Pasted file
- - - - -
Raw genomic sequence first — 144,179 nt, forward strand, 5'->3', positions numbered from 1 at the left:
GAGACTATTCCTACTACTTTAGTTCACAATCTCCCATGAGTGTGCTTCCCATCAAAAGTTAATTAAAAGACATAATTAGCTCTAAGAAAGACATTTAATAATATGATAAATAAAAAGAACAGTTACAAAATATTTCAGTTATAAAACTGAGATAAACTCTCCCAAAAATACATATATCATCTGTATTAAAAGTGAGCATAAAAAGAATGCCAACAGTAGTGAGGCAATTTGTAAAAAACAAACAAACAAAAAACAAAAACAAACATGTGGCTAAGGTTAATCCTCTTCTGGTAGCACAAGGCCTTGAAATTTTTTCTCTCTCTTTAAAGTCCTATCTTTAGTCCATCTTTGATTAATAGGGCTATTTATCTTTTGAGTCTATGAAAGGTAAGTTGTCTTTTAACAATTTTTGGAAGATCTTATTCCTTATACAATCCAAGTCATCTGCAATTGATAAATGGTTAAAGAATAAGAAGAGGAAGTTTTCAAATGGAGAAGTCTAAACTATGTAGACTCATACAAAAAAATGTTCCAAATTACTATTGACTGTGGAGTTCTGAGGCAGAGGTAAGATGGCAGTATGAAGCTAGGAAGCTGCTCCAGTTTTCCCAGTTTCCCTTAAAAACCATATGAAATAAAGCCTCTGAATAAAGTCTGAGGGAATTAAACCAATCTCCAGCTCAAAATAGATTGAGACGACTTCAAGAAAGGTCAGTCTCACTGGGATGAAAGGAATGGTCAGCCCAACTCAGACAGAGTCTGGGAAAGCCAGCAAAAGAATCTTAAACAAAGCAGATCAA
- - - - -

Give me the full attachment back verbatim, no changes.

Raw genomic sequence first — 144,179 nt, forward strand, 5'->3', positions numbered from 1 at the left:
GAGACTATTCCTACTACTTTAGTTCACAATCTCCCATGAGTGTGCTTCCCATCAAAAGTTAATTAAAAGACATAATTAGCTCTAAGAAAGACATTTAATAATATGATAAATAAAAAGAACAGTTACAAAATATTTCAGTTATAAAACTGAGATAAACTCTCCCAAAAATACATATATCATCTGTATTAAAAGTGAGCATAAAAAGAATGCCAACAGTAGTGAGGCAATTTGTAAAAAACAAACAAACAAAAAACAAAAACAAACATGTGGCTAAGGTTAATCCTCTTCTGGTAGCACAAGGCCTTGAAATTTTTTCTCTCTCTTTAAAGTCCTATCTTTAGTCCATCTTTGATTAATAGGGCTATTTATCTTTTGAGTCTATGAAAGGTAAGTTGTCTTTTAACAATTTTTGGAAGATCTTATTCCTTATACAATCCAAGTCATCTGCAATTGATAAATGGTTAAAGAATAAGAAGAGGAAGTTTTCAAATGGAGAAGTCTAAACTATGTAGACTCATACAAAAAAATGTTCCAAATTACTATTGACTGTGGAGTTCTGAGGCAGAGGTAAGATGGCAGTATGAAGCTAGGAAGCTGCTCCAGTTTTCCCAGTTTCCCTTAAAAACCATATGAAATAAAGCCTCTGAATAAAGTCTGAGGGAATTAAACCAATCTCCAGCTCAAAATAGATTGAGACGACTTCAAGAAAGGTCAGTCTCACTGGGATGAAAGGAATGGTCAGCCCAACTCAGACAGAGTCTGGGAAAGCCAGCAAAAGAATCTTAAACAAAGCAGATCAA